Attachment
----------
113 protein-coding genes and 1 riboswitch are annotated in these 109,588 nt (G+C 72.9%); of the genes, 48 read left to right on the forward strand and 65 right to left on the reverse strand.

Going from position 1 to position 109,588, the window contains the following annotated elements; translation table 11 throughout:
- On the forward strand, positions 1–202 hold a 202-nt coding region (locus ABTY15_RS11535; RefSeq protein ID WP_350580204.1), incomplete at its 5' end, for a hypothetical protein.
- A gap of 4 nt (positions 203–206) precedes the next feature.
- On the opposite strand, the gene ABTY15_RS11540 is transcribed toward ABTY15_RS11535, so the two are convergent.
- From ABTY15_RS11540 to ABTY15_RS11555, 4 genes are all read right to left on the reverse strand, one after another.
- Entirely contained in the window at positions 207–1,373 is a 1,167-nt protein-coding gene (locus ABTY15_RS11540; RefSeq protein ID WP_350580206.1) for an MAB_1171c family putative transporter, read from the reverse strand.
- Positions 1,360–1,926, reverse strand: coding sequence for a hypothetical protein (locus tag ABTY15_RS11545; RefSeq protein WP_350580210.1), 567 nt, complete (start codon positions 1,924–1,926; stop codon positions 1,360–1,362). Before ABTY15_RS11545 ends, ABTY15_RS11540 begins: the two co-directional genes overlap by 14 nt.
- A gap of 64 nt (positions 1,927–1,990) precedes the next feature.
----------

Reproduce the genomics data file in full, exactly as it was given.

113 protein-coding genes and 1 riboswitch are annotated in these 109,588 nt (G+C 72.9%); of the genes, 48 read left to right on the forward strand and 65 right to left on the reverse strand.

Going from position 1 to position 109,588, the window contains the following annotated elements; translation table 11 throughout:
- On the forward strand, positions 1–202 hold a 202-nt coding region (locus ABTY15_RS11535; RefSeq protein ID WP_350580204.1), incomplete at its 5' end, for a hypothetical protein.
- A gap of 4 nt (positions 203–206) precedes the next feature.
- On the opposite strand, the gene ABTY15_RS11540 is transcribed toward ABTY15_RS11535, so the two are convergent.
- From ABTY15_RS11540 to ABTY15_RS11555, 4 genes are all read right to left on the reverse strand, one after another.
- Entirely contained in the window at positions 207–1,373 is a 1,167-nt protein-coding gene (locus ABTY15_RS11540; RefSeq protein ID WP_350580206.1) for an MAB_1171c family putative transporter, read from the reverse strand.
- Positions 1,360–1,926, reverse strand: coding sequence for a hypothetical protein (locus tag ABTY15_RS11545; RefSeq protein WP_350580210.1), 567 nt, complete (start codon positions 1,924–1,926; stop codon positions 1,360–1,362). Before ABTY15_RS11545 ends, ABTY15_RS11540 begins: the two co-directional genes overlap by 14 nt.
- A gap of 64 nt (positions 1,927–1,990) precedes the next feature.